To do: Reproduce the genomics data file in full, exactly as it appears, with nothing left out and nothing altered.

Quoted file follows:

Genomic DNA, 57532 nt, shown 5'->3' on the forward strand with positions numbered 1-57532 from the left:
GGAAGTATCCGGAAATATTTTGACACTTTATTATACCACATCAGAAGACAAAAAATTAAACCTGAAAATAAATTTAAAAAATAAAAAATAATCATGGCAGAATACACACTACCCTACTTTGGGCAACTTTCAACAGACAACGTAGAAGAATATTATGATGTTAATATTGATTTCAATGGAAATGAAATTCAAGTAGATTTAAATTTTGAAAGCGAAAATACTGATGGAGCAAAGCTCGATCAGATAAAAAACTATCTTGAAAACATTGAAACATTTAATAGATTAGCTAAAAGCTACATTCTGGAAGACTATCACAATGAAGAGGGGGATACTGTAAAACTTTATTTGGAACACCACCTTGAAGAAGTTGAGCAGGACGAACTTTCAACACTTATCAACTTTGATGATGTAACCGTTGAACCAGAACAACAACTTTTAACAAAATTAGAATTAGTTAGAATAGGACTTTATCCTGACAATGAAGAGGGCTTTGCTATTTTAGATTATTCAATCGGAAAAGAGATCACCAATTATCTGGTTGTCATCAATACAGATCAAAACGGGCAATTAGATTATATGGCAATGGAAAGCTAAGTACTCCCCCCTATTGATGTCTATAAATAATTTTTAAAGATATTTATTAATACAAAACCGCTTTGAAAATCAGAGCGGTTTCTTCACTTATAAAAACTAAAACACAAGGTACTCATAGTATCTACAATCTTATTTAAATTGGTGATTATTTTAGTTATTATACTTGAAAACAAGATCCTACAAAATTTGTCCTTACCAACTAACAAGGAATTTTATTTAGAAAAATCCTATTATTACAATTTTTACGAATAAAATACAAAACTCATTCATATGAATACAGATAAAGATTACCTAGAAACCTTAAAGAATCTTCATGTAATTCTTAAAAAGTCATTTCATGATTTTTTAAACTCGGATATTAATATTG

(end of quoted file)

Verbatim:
Genomic DNA, 57532 nt, shown 5'->3' on the forward strand with positions numbered 1-57532 from the left:
GGAAGTATCCGGAAATATTTTGACACTTTATTATACCACATCAGAAGACAAAAAATTAAACCTGAAAATAAATTTAAAAAATAAAAAATAATCATGGCAGAATACACACTACCCTACTTTGGGCAACTTTCAACAGACAACGTAGAAGAATATTATGATGTTAATATTGATTTCAATGGAAATGAAATTCAAGTAGATTTAAATTTTGAAAGCGAAAATACTGATGGAGCAAAGCTCGATCAGATAAAAAACTATCTTGAAAACATTGAAACATTTAATAGATTAGCTAAAAGCTACATTCTGGAAGACTATCACAATGAAGAGGGGGATACTGTAAAACTTTATTTGGAACACCACCTTGAAGAAGTTGAGCAGGACGAACTTTCAACACTTATCAACTTTGATGATGTAACCGTTGAACCAGAACAACAACTTTTAACAAAATTAGAATTAGTTAGAATAGGACTTTATCCTGACAATGAAGAGGGCTTTGCTATTTTAGATTATTCAATCGGAAAAGAGATCACCAATTATCTGGTTGTCATCAATACAGATCAAAACGGGCAATTAGATTATATGGCAATGGAAAGCTAAGTACTCCCCCCTATTGATGTCTATAAATAATTTTTAAAGATATTTATTAATACAAAACCGCTTTGAAAATCAGAGCGGTTTCTTCACTTATAAAAACTAAAACACAAGGTACTCATAGTATCTACAATCTTATTTAAATTGGTGATTATTTTAGTTATTATACTTGAAAACAAGATCCTACAAAATTTGTCCTTACCAACTAACAAGGAATTTTATTTAGAAAAATCCTATTATTACAATTTTTACGAATAAAATACAAAACTCATTCATATGAATACAGATAAAGATTACCTAGAAACCTTAAAGAATCTTCATGTAATTCTTAAAAAGTCATTTCATGATTTTTTAAACTCGGATATTAATATTG